Hahn: Sure. One of the names that we looked into was Mill City Brewing because this is known as the Mill City area. The challenge with that is there are a lot of Mill Cities around the country and there are a lot of businesses named Mill City [here] – like Mill City Nights.
What lead you to use Day’s name then?
Hahn: We decided upon Day Block because we already named the event center Day Block Event Center.
Well that certainly makes it easier for you and customers! It seems like Leonard Day was the inspiration for another name at your brewery as well.
Hahn: Yes. Our IPA, one of our flagship beers, is Leonard Day IPA. Then the other flagship beer is Frank’s Red. Frank’s Plumbing was in here, [in fact it was] the Franks family who I bought the building from. We named the Frank’s Red Ale after the Franks Family.
So, since we’re already chatting beers, let’s talk about what you have on tap. Tell me what you have right now?
*Listen as Hahn describes the flagship offerings.
Do you have any seasonal offerings?
*Listen as Hahn described the seasonal offerings.
How about up-and-coming beers? Is there any flavor that you’re working on at the moment?
Hahn: One thing that people are fans of is our Coffee Porter. We’ve tried to do our darker beers in the summer time and they just don’t sell. People who are big fans of beer, they’ll buy it. But, that’s generally not enough of the people that walk through the doors. So, we have to appeal to a wider audience than that. Our Coffee Porter will be on this fall, so a nice little segue to that is one that is coming out that I’m really excited about. [It is a] Coffee Kolsh. There’s been a few coffee blonds that have been released, but nobody has done a Kolsh that I’ve seen. It’ll be a blond color beer, the nose will have a coffee scent and it’ll be rich. I like to think of it as a good breakfast beer.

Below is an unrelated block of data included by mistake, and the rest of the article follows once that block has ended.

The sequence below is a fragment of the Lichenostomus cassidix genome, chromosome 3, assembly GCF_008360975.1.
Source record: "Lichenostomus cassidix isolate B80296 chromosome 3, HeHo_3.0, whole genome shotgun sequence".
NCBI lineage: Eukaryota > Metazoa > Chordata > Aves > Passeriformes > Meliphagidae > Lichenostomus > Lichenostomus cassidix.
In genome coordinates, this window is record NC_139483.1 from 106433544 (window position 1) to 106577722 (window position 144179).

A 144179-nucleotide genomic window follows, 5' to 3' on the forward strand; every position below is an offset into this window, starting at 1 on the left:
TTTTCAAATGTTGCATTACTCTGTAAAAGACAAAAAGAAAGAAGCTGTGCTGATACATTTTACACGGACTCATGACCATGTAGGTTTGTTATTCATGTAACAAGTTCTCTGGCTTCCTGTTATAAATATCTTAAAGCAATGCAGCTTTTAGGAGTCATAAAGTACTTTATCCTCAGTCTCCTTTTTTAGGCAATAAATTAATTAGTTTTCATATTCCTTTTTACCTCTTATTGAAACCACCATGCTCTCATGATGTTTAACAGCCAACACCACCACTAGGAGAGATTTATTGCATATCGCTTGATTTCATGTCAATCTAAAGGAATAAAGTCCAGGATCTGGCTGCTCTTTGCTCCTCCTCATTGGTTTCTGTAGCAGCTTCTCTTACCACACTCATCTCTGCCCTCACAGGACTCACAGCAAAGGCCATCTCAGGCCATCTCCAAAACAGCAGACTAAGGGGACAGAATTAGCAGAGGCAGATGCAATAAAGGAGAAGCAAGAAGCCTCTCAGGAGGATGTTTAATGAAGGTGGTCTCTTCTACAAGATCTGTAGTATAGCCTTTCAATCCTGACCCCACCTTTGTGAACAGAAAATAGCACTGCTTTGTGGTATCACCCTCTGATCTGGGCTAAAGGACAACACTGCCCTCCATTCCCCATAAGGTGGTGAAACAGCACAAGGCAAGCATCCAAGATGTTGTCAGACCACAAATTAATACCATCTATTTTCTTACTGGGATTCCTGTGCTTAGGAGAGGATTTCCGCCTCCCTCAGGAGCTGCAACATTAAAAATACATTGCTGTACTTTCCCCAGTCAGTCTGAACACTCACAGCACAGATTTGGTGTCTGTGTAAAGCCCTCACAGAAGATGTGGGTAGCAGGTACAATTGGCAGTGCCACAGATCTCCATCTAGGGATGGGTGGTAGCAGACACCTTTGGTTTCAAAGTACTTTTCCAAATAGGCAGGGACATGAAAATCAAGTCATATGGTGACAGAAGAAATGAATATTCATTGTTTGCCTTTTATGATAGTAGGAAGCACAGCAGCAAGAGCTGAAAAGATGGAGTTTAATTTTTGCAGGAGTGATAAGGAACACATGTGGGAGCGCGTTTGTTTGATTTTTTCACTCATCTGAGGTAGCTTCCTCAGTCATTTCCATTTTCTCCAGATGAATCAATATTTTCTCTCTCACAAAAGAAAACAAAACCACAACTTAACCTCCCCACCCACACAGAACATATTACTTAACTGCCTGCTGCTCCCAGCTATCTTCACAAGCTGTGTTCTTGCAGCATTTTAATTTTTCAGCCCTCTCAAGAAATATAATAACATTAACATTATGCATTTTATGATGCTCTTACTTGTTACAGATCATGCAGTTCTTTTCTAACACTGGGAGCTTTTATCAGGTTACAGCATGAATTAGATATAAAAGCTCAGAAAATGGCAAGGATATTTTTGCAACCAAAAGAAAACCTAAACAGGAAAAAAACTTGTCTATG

That sounds delicious! Sounds like it will go great with your Sunday brunch. Tell me, which one of your beers is the most popular?
Hahn: Those three magical letters – IPA – are always winners. People like that hop flavor. There is a certain amount of addiction that goes with hops. There’s usually a higher amount of alcohol, so that’s appealing to some folks. It’s probably neck-and-neck between the Citra Pale Ale and the Leonard Day IPA. They are all within a small margin of each other though, I would say between 5 and 10 percent.
Being a brewpub, does what you serve influence what types of beer you brew or vice-versa?
Hahn: It does a little bit. With the Berliner Weisse you can treat it with some syrups, which is a traditional German thing to do. We’ll offier some syrups with it to sweeten it up and take away the tartness. We have a blueberry and a rhubarb. The kitchen makes those syrups. Then, once a month we do a small batch – or our pilot batch – and we pair that with a food pairing. Our customers come in on a Wednesday night and try out a sample. They have a chance to win a T-shirt or a glass as well, and have a chance to give us some feedback on that. The kitchen and the brewer definitely collaborate in some regard but it’s not necessarily dictated if that makes sense.
Definitely. It sounds like more of a partnership but that each one can stand on its own as well. So, as the beers often change with the season does the menu change too?
Hahn: We have weekly specials so we’ll do a seasonal pizza, a seasonal market salad or have a chef’s offering every now and then. Usually we change the menu about four times a year – seasonally – with some significant changes, but we keep the most popular items on the menu year round.